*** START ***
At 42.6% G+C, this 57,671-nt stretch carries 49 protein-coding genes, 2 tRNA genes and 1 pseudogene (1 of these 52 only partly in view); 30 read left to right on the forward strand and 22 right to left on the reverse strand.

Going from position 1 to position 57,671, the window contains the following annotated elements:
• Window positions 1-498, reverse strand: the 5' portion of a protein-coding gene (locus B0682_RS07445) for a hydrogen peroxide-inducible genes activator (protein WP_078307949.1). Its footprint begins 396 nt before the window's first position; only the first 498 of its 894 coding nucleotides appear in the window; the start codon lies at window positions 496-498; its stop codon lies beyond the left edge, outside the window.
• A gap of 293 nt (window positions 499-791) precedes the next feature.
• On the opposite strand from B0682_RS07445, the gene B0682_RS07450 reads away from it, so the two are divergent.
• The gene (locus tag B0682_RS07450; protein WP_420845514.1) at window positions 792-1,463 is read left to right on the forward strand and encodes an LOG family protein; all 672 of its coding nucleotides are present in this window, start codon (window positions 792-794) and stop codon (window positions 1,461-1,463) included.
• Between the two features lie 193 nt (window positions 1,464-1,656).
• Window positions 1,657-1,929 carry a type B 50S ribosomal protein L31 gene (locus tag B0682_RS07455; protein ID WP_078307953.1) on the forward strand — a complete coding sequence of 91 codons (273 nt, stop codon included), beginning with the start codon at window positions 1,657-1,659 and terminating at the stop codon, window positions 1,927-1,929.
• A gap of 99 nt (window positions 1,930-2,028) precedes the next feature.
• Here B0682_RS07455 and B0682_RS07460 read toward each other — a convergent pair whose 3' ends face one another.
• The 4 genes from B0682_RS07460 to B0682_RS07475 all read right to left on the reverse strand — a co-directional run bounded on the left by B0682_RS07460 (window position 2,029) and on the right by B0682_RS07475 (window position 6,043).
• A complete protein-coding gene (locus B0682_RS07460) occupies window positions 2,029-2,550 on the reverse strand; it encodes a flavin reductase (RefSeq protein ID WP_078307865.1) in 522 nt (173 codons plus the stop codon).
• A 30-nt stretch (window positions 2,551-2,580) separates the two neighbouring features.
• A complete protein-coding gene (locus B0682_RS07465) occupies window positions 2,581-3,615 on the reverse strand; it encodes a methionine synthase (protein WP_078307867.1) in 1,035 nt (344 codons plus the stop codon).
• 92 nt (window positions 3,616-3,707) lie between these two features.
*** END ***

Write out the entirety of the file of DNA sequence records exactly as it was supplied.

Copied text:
At 42.6% G+C, this 57,671-nt stretch carries 49 protein-coding genes, 2 tRNA genes and 1 pseudogene (1 of these 52 only partly in view); 30 read left to right on the forward strand and 22 right to left on the reverse strand.

Going from position 1 to position 57,671, the window contains the following annotated elements:
• Window positions 1-498, reverse strand: the 5' portion of a protein-coding gene (locus B0682_RS07445) for a hydrogen peroxide-inducible genes activator (protein WP_078307949.1). Its footprint begins 396 nt before the window's first position; only the first 498 of its 894 coding nucleotides appear in the window; the start codon lies at window positions 496-498; its stop codon lies beyond the left edge, outside the window.
• A gap of 293 nt (window positions 499-791) precedes the next feature.
• On the opposite strand from B0682_RS07445, the gene B0682_RS07450 reads away from it, so the two are divergent.
• The gene (locus tag B0682_RS07450; protein WP_420845514.1) at window positions 792-1,463 is read left to right on the forward strand and encodes an LOG family protein; all 672 of its coding nucleotides are present in this window, start codon (window positions 792-794) and stop codon (window positions 1,461-1,463) included.
• Between the two features lie 193 nt (window positions 1,464-1,656).
• Window positions 1,657-1,929 carry a type B 50S ribosomal protein L31 gene (locus tag B0682_RS07455; protein ID WP_078307953.1) on the forward strand — a complete coding sequence of 91 codons (273 nt, stop codon included), beginning with the start codon at window positions 1,657-1,659 and terminating at the stop codon, window positions 1,927-1,929.
• A gap of 99 nt (window positions 1,930-2,028) precedes the next feature.
• Here B0682_RS07455 and B0682_RS07460 read toward each other — a convergent pair whose 3' ends face one another.
• The 4 genes from B0682_RS07460 to B0682_RS07475 all read right to left on the reverse strand — a co-directional run bounded on the left by B0682_RS07460 (window position 2,029) and on the right by B0682_RS07475 (window position 6,043).
• A complete protein-coding gene (locus B0682_RS07460) occupies window positions 2,029-2,550 on the reverse strand; it encodes a flavin reductase (RefSeq protein ID WP_078307865.1) in 522 nt (173 codons plus the stop codon).
• A 30-nt stretch (window positions 2,551-2,580) separates the two neighbouring features.
• A complete protein-coding gene (locus B0682_RS07465) occupies window positions 2,581-3,615 on the reverse strand; it encodes a methionine synthase (protein WP_078307867.1) in 1,035 nt (344 codons plus the stop codon).
• 92 nt (window positions 3,616-3,707) lie between these two features.